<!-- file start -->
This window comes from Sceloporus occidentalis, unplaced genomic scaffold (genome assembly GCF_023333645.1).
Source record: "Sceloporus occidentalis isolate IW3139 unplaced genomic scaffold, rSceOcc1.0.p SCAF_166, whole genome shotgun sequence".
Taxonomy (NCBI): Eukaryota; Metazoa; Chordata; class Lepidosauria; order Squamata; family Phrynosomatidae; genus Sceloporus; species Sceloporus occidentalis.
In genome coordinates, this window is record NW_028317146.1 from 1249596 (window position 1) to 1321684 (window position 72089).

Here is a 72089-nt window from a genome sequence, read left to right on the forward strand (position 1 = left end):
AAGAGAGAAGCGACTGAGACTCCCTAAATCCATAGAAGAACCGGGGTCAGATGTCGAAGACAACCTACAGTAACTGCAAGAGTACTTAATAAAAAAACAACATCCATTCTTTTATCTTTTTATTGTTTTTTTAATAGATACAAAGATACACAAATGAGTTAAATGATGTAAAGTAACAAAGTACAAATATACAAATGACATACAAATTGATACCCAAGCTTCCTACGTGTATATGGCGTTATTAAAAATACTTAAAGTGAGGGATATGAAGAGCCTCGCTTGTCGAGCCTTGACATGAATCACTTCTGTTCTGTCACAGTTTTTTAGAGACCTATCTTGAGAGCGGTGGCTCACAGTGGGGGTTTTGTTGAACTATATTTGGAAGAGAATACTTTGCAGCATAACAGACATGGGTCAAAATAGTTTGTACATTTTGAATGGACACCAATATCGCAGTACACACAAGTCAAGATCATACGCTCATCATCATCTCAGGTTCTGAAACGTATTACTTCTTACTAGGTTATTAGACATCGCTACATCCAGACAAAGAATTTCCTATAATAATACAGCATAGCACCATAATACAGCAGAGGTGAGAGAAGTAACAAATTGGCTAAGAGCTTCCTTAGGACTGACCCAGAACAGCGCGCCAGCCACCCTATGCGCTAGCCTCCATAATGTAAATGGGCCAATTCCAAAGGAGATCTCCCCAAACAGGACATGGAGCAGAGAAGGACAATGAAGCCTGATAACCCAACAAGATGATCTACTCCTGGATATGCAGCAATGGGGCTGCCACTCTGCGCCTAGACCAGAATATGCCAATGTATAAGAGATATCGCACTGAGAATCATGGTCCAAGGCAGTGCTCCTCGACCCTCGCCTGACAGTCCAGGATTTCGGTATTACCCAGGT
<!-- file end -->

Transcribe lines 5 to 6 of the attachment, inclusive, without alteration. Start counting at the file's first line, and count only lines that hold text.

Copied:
Here is a 72089-nt window from a genome sequence, read left to right on the forward strand (position 1 = left end):
AAGAGAGAAGCGACTGAGACTCCCTAAATCCATAGAAGAACCGGGGTCAGATGTCGAAGACAACCTACAGTAACTGCAAGAGTACTTAATAAAAAAACAACATCCATTCTTTTATCTTTTTATTGTTTTTTTAATAGATACAAAGATACACAAATGAGTTAAATGATGTAAAGTAACAAAGTACAAATATACAAATGACATACAAATTGATACCCAAGCTTCCTACGTGTATATGGCGTTATTAAAAATACTTAAAGTGAGGGATATGAAGAGCCTCGCTTGTCGAGCCTTGACATGAATCACTTCTGTTCTGTCACAGTTTTTTAGAGACCTATCTTGAGAGCGGTGGCTCACAGTGGGGGTTTTGTTGAACTATATTTGGAAGAGAATACTTTGCAGCATAACAGACATGGGTCAAAATAGTTTGTACATTTTGAATGGACACCAATATCGCAGTACACACAAGTCAAGATCATACGCTCATCATCATCTCAGGTTCTGAAACGTATTACTTCTTACTAGGTTATTAGACATCGCTACATCCAGACAAAGAATTTCCTATAATAATACAGCATAGCACCATAATACAGCAGAGGTGAGAGAAGTAACAAATTGGCTAAGAGCTTCCTTAGGACTGACCCAGAACAGCGCGCCAGCCACCCTATGCGCTAGCCTCCATAATGTAAATGGGCCAATTCCAAAGGAGATCTCCCCAAACAGGACATGGAGCAGAGAAGGACAATGAAGCCTGATAACCCAACAAGATGATCTACTCCTGGATATGCAGCAATGGGGCTGCCACTCTGCGCCTAGACCAGAATATGCCAATGTATAAGAGATATCGCACTGAGAATCATGGTCCAAGGCAGTGCTCCTCGACCCTCGCCTGACAGTCCAGGATTTCGGTATTACCCAGGT